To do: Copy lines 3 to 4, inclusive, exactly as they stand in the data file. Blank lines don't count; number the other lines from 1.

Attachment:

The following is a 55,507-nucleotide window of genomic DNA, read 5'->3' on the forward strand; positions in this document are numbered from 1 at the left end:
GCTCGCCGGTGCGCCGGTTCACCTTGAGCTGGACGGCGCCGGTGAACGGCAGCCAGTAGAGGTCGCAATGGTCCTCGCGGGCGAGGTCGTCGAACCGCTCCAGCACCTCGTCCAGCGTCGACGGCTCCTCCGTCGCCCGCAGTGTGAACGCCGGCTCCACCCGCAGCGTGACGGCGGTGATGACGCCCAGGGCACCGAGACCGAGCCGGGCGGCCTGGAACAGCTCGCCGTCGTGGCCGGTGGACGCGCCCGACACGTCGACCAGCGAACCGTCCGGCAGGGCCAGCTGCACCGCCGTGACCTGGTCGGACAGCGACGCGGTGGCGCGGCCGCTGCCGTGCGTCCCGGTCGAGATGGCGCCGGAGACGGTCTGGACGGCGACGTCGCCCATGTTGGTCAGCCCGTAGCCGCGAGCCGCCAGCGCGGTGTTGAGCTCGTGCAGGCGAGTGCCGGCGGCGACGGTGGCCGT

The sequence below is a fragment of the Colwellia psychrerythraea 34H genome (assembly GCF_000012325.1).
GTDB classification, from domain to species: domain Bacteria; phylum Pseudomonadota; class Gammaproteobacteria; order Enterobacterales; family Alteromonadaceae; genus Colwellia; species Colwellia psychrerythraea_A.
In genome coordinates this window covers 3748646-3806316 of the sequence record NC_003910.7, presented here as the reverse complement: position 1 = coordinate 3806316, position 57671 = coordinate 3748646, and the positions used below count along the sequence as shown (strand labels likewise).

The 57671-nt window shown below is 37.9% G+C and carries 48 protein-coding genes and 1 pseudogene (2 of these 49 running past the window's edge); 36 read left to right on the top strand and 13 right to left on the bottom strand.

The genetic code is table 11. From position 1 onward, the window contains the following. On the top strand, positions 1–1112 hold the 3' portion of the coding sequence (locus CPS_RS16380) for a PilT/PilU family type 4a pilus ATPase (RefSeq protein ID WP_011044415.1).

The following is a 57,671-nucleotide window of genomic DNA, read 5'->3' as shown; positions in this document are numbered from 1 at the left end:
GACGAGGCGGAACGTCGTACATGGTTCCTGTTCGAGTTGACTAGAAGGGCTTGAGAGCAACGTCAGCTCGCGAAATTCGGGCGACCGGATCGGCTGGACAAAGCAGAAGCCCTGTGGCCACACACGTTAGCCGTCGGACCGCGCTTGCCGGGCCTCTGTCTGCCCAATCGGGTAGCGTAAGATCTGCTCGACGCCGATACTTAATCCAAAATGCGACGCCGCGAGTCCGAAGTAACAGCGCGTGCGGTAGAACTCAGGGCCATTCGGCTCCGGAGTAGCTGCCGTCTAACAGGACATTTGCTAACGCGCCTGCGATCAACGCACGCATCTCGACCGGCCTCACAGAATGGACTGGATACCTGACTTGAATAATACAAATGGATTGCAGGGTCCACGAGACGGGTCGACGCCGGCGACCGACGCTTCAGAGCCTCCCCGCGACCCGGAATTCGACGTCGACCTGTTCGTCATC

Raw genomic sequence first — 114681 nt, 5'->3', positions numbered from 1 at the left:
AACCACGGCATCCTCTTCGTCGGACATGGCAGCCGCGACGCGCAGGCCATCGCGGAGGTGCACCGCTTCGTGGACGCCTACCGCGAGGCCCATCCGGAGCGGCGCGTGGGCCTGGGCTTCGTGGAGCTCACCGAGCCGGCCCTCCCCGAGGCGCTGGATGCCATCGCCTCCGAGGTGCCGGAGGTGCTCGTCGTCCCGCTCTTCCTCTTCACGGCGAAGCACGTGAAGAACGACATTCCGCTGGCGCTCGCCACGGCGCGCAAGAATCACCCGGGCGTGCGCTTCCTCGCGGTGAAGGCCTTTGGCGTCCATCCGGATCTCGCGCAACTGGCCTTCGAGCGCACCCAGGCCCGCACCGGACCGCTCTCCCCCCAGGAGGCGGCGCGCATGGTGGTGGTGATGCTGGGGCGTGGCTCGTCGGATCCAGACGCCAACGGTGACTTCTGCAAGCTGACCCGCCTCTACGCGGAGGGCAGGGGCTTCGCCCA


The sequence below is a fragment of the Colwellia psychrerythraea 34H genome (assembly GCF_000012325.1).
GTDB classification, from domain to species: domain Bacteria; phylum Pseudomonadota; class Gammaproteobacteria; order Enterobacterales; family Alteromonadaceae; genus Colwellia; species Colwellia psychrerythraea_A.